Breed Basic Information
- Lifespan: 12 - 16 years
- Height: - inches
- Weight: - pounds
Medical Conditions Seen
- Joggin Partner
- Lap Dog
- Good with Children
- Warm Weather
- Cold Weather
- Grooming Requirements
- Ease of Training
- The rat terrier's ancestors may have included Manchester terriers, smooth fox terriers, and perhaps whippets. Later breeds that may have played a role included the beagle, Italian greyhound, miniature pinscher and Chihuahua.
- Mixes of these breeds came from dogs brought to America by working class immigrants from Britain in the late 1800s.
- Rat terriers were used for both vermin control and for rat pit contests, where men bet on how many rats in a pit a dog could kill in a certain time period. A rat terrier holds the rat killing record of 2501 rats in a seven hour period in an infested barn.
- President Theodore Roosevelt hunted with these dogs and even kept some in the White House. He is credited with naming them rat terriers.
- The Rat terrier has traditionally been viewed as a strain, rather than a breed, of dog, which means that crossing to other breeds and mixes has been permissible throughout most of its history. The modern incarnation of this practice is probably the feist, a strain of small terrier-like hunting dogs used to catch squirrels and other rodents.
- Because it has been bred as a strain with used to hunt game of varied size, the rat terrier comes in a great range of sizes.
- Rat terriers were popular farm dogs by the early 1900s; in fact, although no statistics are available, they were probably among the most popular dogs in America.
- With the advent of pesticides in the 1950s, the rat terrier's popularity as a working vermin hunter declined. By that time, however, the breed had a following because of it attributes as a companion.
- Several breed clubs now exist, but they disagree about what the best course is for the future of the breed.
- The National Rat Terrier Association has maintained breeding records for decades and is opposed to recognition by major kennel clubs.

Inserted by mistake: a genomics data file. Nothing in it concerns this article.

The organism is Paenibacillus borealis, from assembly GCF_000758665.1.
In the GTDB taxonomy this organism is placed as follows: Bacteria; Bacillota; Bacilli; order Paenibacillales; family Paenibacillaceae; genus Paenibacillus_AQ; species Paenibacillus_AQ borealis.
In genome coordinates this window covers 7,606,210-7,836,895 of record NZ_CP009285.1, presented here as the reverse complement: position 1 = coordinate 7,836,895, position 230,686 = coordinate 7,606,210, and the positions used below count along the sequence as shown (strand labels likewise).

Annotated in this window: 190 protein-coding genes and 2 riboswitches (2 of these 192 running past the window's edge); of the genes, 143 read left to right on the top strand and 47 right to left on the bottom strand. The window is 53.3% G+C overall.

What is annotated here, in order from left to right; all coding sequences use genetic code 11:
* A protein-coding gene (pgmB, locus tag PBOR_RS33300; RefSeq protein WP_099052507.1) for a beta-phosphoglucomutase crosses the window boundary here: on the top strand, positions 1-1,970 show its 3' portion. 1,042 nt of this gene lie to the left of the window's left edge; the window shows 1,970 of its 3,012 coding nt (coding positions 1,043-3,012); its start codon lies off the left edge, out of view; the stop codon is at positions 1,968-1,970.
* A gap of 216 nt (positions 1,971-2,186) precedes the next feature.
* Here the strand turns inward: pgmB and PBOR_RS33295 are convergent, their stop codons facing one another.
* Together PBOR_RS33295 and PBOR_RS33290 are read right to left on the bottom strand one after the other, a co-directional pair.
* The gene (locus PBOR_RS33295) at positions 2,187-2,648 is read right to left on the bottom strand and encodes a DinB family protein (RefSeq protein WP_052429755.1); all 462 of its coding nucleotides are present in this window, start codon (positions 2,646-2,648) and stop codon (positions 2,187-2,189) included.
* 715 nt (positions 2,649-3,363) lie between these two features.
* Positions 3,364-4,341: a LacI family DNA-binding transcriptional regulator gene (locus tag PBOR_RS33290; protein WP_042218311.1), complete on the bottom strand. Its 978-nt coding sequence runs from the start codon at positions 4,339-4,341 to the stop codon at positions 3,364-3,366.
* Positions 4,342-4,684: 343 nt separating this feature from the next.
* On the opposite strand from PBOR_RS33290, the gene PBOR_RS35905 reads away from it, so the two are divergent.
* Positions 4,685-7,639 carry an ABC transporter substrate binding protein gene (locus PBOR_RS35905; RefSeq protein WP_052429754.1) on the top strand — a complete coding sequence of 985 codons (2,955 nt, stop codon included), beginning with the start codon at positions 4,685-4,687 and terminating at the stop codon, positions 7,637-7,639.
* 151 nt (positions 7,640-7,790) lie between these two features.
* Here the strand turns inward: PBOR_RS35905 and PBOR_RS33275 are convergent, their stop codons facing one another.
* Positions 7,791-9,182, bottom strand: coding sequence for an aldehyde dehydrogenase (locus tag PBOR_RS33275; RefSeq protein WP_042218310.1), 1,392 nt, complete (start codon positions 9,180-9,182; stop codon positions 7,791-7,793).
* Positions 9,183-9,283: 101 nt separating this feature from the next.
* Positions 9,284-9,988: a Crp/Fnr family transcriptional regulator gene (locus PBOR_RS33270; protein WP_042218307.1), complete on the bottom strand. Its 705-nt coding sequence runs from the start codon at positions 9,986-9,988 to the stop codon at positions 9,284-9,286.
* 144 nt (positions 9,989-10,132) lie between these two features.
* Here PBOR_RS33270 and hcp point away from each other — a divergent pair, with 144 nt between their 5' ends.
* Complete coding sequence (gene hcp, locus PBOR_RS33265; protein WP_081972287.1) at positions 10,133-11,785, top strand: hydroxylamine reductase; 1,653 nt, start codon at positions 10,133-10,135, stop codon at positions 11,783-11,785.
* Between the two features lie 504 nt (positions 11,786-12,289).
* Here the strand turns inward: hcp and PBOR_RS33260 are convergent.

- The United Kennel Club recognized the rat terrier in 1999.
- The Rat Terrier Club of America is working toward AKC recognition. It is recognized by the AKC Foundation Stock Service, which makes it eligible to compete in many AKC performance events.
- Makes a loyal and energetic companion.
- Playful and very good with children.
- Somewhat reserved with strangers
- May be cocky and even scrappy with other dogs.
- May not be good with small pets, and is especially ill-advised around rodents.
- Does best with reward-based training involving food or games.
- Eager to please, and learns quickly, but is easily bored and distracted.
- Some may bark a lot.
Suggested Excercise Needs
- Makes an alert housedog.
- This is a very active and playful dog. A daily walk around the block, coupled with several play sessions, will help meet its exercise needs.
- May not do well in dog parks unless large dogs are segregated from small dogs. Even so, some rat terriers may bully other small dogs.
- Games and tricks provide needed mental exercise.
- Its thin coat and small size makes it vulnerable to chilling.
- Coat is smooth, hard and short.
- Brushing once a week will remove dead hair.
- Shedding is average.
Suggested Nutritional Needs
- Rat terriers tend to stay in good weight or be slightly overweight.
- Adult dogs should be fed a balanced diet, with restricted calories if the dog starts to gain too much weight.
- Small snacks can cause weight problems in very small dogs.
- Tiny rat terrier puppies should be fed often to prevent hypoglycemia, a serious condition to which very small puppies are prone. Frequent small meals of high protein, fat, and complex carbohydrates may help guard against this condition.
Did you know?
- Grapes and raisins are harmful to dogs.
- Some dog parasites are transferable to humans.
- Many common pet ailments may be detected early and prevented by visiting your veterinarian twice yearly - saving both time, money, and most importantly, ensuring the best quality of life for your dog.
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